In addition to changes in wind regime, the UAE deserts have experienced changes in rainfall at various times in the past. This is indicated by the widespread occurrence of outcrops of lightly cemented, cross-bedded dune sands. These were cemented by the precipitation of calcium carbonate and other salts from ground water at a time when the water table was higher than it is today. Other evidence of higher rainfall in the past includes playa lake sediments, horizons containing abundant fossil roots and burrows, fossil reeds, crocodile bone, freshwater mollusc shells and trails, and fragments of ostrich eggshell. Occasional gravel deposits, often preserved as low, flat-topped hills or mesas , testify to the presence of rivers.

Some of these features may be attributable to the alternation of so-called pluvial (wet) and inter-pluvial (dry) periods recognized elsewhere and believed to correlate with the stages of Pleistocene glaciation. Arid conditions in the UAE predated the Pleistocene, however. The widespread Miocene deposits of the Baynunah Formation (c.6-7 million years old) in the west of Abu Dhabi are interpreted as a major river system that watered a semi-arid, subtropical savannah. The Baynunah formation contains the fossilized remains of early relatives of elephants, hippopotamus, horses, cows, crocodiles, turtles and other animals. The intervening Pliocene is not known from the UAE, but was a period of drought in both East Africa and the Mediterranean.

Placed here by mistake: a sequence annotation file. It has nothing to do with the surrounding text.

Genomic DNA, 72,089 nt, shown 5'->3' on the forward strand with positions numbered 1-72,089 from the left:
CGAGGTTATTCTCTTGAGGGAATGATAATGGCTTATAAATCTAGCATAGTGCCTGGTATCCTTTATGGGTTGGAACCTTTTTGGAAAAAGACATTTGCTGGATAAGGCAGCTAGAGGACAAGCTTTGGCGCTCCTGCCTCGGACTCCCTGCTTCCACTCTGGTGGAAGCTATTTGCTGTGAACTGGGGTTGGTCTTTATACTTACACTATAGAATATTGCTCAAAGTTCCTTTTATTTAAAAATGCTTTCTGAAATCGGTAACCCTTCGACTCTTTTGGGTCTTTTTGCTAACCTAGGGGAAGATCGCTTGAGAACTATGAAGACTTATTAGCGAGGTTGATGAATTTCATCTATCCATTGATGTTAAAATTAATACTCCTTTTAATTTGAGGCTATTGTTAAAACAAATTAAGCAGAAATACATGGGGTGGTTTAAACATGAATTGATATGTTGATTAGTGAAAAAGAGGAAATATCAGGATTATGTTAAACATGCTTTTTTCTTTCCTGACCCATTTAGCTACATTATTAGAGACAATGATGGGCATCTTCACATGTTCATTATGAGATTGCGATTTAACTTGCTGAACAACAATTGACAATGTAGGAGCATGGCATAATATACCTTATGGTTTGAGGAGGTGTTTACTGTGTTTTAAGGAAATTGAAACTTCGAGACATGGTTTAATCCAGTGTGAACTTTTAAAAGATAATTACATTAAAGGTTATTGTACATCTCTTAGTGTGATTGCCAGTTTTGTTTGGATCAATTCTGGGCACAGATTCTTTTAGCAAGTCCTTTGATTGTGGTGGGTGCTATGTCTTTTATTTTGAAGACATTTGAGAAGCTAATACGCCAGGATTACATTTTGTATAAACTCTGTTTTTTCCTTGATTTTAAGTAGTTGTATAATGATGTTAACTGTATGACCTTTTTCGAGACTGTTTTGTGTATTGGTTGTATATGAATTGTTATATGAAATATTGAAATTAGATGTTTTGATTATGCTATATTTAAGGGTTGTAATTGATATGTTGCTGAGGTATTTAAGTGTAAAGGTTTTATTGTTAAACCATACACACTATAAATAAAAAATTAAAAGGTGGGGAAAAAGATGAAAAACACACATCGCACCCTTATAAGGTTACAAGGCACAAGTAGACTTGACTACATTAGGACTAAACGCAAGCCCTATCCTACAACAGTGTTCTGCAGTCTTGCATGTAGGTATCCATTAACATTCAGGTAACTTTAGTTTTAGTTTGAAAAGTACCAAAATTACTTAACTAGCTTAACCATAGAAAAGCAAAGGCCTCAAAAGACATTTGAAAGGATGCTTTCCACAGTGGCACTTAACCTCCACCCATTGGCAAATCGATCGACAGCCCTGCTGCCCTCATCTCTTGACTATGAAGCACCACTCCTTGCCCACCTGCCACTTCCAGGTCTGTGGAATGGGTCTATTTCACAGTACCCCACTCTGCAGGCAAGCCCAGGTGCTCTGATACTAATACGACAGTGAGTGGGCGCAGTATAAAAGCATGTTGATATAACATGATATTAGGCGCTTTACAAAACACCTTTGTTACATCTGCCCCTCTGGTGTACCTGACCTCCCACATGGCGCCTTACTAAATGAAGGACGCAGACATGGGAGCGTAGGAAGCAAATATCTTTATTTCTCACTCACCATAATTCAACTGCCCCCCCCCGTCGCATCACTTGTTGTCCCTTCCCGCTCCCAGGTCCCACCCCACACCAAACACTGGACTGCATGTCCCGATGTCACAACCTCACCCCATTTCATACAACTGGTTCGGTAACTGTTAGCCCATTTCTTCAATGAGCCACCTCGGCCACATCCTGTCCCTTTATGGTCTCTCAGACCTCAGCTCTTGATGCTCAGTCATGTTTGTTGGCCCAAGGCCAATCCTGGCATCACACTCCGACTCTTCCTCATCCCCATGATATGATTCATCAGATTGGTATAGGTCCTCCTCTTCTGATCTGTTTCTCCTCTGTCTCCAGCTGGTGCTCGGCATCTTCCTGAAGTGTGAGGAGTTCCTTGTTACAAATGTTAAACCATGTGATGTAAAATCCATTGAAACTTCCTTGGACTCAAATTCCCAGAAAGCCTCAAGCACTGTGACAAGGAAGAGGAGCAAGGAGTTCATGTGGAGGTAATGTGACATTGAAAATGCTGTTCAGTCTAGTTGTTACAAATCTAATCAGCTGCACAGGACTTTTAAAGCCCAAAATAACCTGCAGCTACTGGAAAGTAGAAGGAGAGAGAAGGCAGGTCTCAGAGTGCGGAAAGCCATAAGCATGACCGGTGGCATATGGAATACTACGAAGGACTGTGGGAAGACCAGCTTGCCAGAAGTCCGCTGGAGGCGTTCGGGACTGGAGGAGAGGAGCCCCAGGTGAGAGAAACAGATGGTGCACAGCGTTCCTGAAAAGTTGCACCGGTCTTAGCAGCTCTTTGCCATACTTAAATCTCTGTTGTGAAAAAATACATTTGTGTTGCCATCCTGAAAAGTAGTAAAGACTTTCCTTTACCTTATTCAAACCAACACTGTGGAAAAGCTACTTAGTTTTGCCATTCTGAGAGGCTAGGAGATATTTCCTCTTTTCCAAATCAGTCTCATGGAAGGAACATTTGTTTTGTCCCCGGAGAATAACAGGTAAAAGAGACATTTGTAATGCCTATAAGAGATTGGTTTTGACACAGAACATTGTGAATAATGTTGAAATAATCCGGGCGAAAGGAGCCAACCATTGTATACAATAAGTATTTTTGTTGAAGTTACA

Sabkha Environments